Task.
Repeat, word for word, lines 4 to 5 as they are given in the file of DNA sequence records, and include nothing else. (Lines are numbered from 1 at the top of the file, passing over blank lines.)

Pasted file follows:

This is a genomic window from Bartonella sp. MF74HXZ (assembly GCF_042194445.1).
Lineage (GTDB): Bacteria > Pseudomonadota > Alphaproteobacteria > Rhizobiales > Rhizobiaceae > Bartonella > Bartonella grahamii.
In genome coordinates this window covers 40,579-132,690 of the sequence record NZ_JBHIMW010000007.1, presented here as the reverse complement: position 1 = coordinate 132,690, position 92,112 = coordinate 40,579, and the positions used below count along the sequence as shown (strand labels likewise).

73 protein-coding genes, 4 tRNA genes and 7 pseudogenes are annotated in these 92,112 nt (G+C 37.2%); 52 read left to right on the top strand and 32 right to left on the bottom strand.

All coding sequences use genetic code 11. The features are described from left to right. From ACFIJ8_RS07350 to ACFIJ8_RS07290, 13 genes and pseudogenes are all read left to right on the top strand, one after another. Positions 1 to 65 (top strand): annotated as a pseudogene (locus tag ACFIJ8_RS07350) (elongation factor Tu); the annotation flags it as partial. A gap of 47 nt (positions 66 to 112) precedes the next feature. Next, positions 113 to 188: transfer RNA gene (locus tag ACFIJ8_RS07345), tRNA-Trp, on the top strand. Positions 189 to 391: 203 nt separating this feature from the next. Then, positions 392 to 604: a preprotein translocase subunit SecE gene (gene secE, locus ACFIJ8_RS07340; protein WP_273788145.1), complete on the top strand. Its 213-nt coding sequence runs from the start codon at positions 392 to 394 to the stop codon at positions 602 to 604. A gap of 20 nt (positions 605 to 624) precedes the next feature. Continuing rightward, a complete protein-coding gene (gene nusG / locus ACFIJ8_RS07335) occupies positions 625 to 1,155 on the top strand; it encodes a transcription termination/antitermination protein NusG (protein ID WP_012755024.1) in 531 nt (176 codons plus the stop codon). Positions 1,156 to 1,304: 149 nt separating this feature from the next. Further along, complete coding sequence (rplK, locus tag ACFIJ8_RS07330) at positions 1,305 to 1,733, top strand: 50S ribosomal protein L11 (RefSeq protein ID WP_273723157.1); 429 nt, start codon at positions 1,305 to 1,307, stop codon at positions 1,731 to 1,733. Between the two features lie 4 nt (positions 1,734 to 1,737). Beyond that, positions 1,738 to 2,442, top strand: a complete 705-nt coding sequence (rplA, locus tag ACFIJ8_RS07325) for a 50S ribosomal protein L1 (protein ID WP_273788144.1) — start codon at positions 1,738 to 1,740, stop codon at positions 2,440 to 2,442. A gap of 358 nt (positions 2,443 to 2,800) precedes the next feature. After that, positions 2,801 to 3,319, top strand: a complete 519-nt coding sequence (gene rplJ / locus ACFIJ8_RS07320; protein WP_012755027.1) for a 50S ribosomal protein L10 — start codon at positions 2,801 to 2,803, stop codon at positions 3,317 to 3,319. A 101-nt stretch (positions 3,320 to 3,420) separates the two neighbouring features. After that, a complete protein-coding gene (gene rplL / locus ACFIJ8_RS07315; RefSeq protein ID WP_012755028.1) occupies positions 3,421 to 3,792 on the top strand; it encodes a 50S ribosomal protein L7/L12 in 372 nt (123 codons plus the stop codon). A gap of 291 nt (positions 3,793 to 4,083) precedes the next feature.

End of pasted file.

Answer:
73 protein-coding genes, 4 tRNA genes and 7 pseudogenes are annotated in these 92,112 nt (G+C 37.2%); 52 read left to right on the top strand and 32 right to left on the bottom strand.

All coding sequences use genetic code 11. The features are described from left to right. From ACFIJ8_RS07350 to ACFIJ8_RS07290, 13 genes and pseudogenes are all read left to right on the top strand, one after another. Positions 1 to 65 (top strand): annotated as a pseudogene (locus tag ACFIJ8_RS07350) (elongation factor Tu); the annotation flags it as partial. A gap of 47 nt (positions 66 to 112) precedes the next feature. Next, positions 113 to 188: transfer RNA gene (locus tag ACFIJ8_RS07345), tRNA-Trp, on the top strand. Positions 189 to 391: 203 nt separating this feature from the next. Then, positions 392 to 604: a preprotein translocase subunit SecE gene (gene secE, locus ACFIJ8_RS07340; protein WP_273788145.1), complete on the top strand. Its 213-nt coding sequence runs from the start codon at positions 392 to 394 to the stop codon at positions 602 to 604. A gap of 20 nt (positions 605 to 624) precedes the next feature. Continuing rightward, a complete protein-coding gene (gene nusG / locus ACFIJ8_RS07335) occupies positions 625 to 1,155 on the top strand; it encodes a transcription termination/antitermination protein NusG (protein ID WP_012755024.1) in 531 nt (176 codons plus the stop codon). Positions 1,156 to 1,304: 149 nt separating this feature from the next. Further along, complete coding sequence (rplK, locus tag ACFIJ8_RS07330) at positions 1,305 to 1,733, top strand: 50S ribosomal protein L11 (RefSeq protein ID WP_273723157.1); 429 nt, start codon at positions 1,305 to 1,307, stop codon at positions 1,731 to 1,733. Between the two features lie 4 nt (positions 1,734 to 1,737). Beyond that, positions 1,738 to 2,442, top strand: a complete 705-nt coding sequence (rplA, locus tag ACFIJ8_RS07325) for a 50S ribosomal protein L1 (protein ID WP_273788144.1) — start codon at positions 1,738 to 1,740, stop codon at positions 2,440 to 2,442. A gap of 358 nt (positions 2,443 to 2,800) precedes the next feature. After that, positions 2,801 to 3,319, top strand: a complete 519-nt coding sequence (gene rplJ / locus ACFIJ8_RS07320; protein WP_012755027.1) for a 50S ribosomal protein L10 — start codon at positions 2,801 to 2,803, stop codon at positions 3,317 to 3,319. A 101-nt stretch (positions 3,320 to 3,420) separates the two neighbouring features. After that, a complete protein-coding gene (gene rplL / locus ACFIJ8_RS07315; RefSeq protein ID WP_012755028.1) occupies positions 3,421 to 3,792 on the top strand; it encodes a 50S ribosomal protein L7/L12 in 372 nt (123 codons plus the stop codon). A gap of 291 nt (positions 3,793 to 4,083) precedes the next feature.